The National Democratic Revolution demands that the state, under the control of the ruling party, the African National Congress (ANC), be in charge of major institutions of the state. This is required because the ANC, to fulfil its revolutionary mandate, must use the state to radically transform society into one it deems more moral, more just, more ‘equal’. Eskom is an example of such an institution. On Monday evening, the utility announced Stage 6 loadshedding, the highest level ever. The exact details, such as duration, etc., are unclear at time of writing. What is clear is that the grid is on the point of collapse, and this will be another body-blow to our already-ailing economy. The prospect of a second recession in as many years just greatly increased.
When private businesses fail, many people are affected. When government-enforced monopolies fail, whole countries are affected. A technical problem at Medupi power station has been blamed for Stage 6; Eskom says it had to cut 6,000 megawatts. Wet coal, and other technical issues, have also been cited as reasons for our continued state of darkness. The reasons and excuses will pile up, and Eskom will receive bailout after bailout, because the voters allow it.
Because of the implementation of Stage 6, Petra Diamonds (one of SA’s largest sources of precious stones) stopped work at all its mines. Electricity tariffs have risen more than 523% since 2006. The unreliable power supply, coupled with rising costs and incredibly restrictive labour regulation, all mean that South Africa will continue to slide down the production tables, and more people will join the more than 10 million unemployed.
The communist philosophy of the ANC demands that the state be in charge of our needs and wants. If we came to rely on private businesses for important things such as electricity, we may decide to vote differently come election time. It suits the ANC’s desire to remain in power, at all costs, to keep competitors out, and to keep voters dependent on the party and Eskom. Philosophically, South Africa is a country where the state views, and places, itself as supreme in people’s lives. We see scope for individual freedom, rights, and agency, only insofar as the government decides it will allow. Individual rights are a nice-to-have, not an imperative. As we are all dependent on Eskom, and the ANC, for our electricity, we must suffer together when it all inevitably fails.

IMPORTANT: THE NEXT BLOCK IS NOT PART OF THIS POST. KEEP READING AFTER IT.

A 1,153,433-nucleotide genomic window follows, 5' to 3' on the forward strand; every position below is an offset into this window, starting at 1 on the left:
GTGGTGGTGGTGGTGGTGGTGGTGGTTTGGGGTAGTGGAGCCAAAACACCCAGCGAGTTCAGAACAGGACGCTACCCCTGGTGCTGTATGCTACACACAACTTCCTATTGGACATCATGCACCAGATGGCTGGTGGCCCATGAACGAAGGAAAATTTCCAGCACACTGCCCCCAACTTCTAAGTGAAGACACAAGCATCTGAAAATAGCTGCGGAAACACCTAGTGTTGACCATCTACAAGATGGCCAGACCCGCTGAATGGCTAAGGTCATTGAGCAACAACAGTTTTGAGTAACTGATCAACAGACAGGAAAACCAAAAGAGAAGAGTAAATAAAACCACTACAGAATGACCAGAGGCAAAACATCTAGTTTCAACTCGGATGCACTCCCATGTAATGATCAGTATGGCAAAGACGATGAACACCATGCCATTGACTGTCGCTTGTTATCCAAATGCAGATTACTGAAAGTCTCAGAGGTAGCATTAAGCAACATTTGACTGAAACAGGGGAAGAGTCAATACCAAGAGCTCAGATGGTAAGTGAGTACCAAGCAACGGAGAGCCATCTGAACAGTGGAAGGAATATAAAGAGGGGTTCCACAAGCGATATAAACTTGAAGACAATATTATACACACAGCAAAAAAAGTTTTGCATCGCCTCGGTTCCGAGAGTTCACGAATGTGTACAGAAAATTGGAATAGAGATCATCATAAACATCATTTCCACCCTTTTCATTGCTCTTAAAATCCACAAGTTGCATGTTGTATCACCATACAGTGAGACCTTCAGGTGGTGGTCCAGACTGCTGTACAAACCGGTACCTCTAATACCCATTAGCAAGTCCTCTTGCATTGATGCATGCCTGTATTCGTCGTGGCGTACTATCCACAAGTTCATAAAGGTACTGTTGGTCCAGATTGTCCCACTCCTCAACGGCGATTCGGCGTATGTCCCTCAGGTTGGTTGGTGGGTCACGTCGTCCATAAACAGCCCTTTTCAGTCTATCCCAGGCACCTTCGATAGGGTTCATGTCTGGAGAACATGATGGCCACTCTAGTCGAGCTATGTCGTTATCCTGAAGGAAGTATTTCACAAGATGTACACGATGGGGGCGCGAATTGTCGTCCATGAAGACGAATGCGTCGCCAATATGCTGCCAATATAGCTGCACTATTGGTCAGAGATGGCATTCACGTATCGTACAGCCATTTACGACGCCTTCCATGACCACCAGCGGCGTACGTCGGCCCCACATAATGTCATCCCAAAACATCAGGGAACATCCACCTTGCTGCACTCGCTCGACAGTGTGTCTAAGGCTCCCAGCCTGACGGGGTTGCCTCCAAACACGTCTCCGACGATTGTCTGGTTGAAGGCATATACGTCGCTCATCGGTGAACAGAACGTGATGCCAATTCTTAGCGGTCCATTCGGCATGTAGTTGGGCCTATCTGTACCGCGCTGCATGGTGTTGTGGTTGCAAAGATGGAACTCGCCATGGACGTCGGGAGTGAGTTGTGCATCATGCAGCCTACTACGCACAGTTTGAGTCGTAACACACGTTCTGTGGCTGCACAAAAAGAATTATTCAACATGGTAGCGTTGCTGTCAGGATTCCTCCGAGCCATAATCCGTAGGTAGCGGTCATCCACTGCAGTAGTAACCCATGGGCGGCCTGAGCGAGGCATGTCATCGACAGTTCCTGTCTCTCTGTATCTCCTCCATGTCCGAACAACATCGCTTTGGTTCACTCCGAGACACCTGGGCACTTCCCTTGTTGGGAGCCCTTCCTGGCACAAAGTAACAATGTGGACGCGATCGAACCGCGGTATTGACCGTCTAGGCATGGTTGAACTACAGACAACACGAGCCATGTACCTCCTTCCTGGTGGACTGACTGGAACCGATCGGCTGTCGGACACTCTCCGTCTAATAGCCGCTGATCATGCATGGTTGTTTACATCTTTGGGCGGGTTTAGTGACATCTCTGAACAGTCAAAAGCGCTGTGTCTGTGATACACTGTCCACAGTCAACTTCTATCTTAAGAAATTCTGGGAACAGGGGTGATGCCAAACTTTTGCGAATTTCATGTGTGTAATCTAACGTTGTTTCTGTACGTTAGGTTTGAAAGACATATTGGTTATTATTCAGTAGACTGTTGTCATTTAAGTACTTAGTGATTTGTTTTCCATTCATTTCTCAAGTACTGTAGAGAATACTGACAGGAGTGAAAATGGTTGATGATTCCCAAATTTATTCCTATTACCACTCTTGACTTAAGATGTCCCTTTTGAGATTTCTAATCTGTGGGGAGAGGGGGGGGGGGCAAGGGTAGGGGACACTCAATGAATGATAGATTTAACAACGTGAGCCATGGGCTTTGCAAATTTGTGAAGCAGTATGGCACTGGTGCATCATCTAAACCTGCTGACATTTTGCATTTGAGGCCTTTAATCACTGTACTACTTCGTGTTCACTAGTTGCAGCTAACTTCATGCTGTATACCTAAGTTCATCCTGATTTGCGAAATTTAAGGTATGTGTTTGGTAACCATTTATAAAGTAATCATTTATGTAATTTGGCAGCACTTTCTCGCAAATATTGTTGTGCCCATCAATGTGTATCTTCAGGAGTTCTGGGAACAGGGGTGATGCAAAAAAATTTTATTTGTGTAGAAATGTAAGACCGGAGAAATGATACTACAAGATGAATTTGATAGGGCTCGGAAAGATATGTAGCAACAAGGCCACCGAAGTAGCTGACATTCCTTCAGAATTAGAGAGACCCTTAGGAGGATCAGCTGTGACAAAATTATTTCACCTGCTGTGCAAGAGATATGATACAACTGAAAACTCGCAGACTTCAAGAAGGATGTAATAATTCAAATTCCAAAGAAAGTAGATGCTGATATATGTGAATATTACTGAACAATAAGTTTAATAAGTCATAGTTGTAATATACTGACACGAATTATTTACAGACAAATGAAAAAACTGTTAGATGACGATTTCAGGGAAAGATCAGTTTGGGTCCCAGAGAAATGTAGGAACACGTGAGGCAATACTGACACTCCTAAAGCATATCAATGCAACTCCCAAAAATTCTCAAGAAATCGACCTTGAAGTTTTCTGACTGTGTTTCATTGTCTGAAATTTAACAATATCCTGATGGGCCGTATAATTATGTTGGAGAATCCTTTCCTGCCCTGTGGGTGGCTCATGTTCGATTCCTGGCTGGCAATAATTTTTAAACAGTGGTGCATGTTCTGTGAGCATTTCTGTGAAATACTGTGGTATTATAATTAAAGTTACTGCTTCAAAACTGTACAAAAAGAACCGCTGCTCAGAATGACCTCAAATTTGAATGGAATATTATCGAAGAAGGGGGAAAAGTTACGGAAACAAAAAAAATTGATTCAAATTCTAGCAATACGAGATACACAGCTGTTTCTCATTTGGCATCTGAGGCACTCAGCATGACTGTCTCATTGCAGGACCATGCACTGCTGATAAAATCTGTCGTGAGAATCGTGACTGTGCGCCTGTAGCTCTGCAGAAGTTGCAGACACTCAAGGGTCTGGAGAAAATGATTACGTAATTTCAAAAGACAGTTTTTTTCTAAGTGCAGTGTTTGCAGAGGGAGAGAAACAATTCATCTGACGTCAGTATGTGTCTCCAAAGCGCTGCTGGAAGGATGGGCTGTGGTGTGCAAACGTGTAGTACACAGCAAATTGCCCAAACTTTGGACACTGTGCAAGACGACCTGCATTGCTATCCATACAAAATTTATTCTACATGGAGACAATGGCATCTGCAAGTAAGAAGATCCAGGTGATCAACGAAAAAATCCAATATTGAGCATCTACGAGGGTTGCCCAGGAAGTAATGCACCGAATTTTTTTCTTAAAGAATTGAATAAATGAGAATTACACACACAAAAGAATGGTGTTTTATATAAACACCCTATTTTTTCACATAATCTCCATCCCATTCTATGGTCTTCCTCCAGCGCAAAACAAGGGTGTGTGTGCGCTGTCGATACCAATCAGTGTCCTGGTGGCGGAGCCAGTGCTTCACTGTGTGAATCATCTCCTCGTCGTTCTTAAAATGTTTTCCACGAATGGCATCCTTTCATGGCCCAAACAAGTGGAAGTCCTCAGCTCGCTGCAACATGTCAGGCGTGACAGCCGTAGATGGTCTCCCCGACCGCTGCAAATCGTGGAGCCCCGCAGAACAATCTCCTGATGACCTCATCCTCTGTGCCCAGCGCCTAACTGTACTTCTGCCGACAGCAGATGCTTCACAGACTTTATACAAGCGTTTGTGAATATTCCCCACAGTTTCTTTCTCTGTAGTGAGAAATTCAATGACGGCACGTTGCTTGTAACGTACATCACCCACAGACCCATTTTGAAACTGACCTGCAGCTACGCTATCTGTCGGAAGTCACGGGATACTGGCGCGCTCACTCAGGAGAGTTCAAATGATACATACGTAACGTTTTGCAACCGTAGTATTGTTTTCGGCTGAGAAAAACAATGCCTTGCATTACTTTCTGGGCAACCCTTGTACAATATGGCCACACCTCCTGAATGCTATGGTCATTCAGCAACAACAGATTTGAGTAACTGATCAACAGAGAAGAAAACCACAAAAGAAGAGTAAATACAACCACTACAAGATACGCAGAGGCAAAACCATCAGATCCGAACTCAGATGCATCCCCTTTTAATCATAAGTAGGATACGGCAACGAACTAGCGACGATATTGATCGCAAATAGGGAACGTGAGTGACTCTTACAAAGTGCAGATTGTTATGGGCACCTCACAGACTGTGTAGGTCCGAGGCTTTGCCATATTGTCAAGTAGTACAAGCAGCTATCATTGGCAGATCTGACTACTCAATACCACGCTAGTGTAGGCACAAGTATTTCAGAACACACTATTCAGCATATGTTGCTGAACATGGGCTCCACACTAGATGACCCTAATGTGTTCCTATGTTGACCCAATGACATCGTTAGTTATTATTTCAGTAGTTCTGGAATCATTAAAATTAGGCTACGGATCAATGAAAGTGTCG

There is no room for competition in the collectivist, statist framework. Merit cannot be allowed to get in the way of the revolution; people are useful only insofar as they have a certain skin colour. People are reduced to units, useful or not depending on an accident of birth, and whom they know in the ruling party. True diversity of competition and of thought are anathema to the ideology of control and centralisation which typifies the current regime. Eskom has reached its current state because of collectivist thinking; economic and strategic decisions are dismissed lest they result in competition for the state in the area of electricity provision.
That Eskom has applied for tariff increases should come as no surprise. The South African budget, funded by the taxpayer, is a bottomless pit for state-owned enterprises, because they never have to actually perform or be held to a budget.
One really has to wonder why anyone still believes the talk of a new dawn, of revived economic growth, of massive job creation. Until the government allows competition for Eskom, we will not see sustainable economic growth. This latest spate of blackouts serves as yet another reason for businesses, both local and foreign, to not risk investing in South Africa. If we had a decentralised grid, with multiple suppliers, the competition would mean lower prices for consumers, and greatly reduced dependency on a singular supplier. If the government was really serious about radical economic growth, it would privatise Eskom as fast as possible and deregulate the energy market.
Now that you’re seeing the lights go out all across the country, to levels never before witnessed, you can rest assured that the National Democratic Revolution and radical economic transformation are working exactly as intended. South Africa is being transformed ever downwards. When you sit in traffic, or see dark windows in shops, and hear the next spate of unemployment numbers, understand that all this is the result of the philosophy of collectivism, of state control.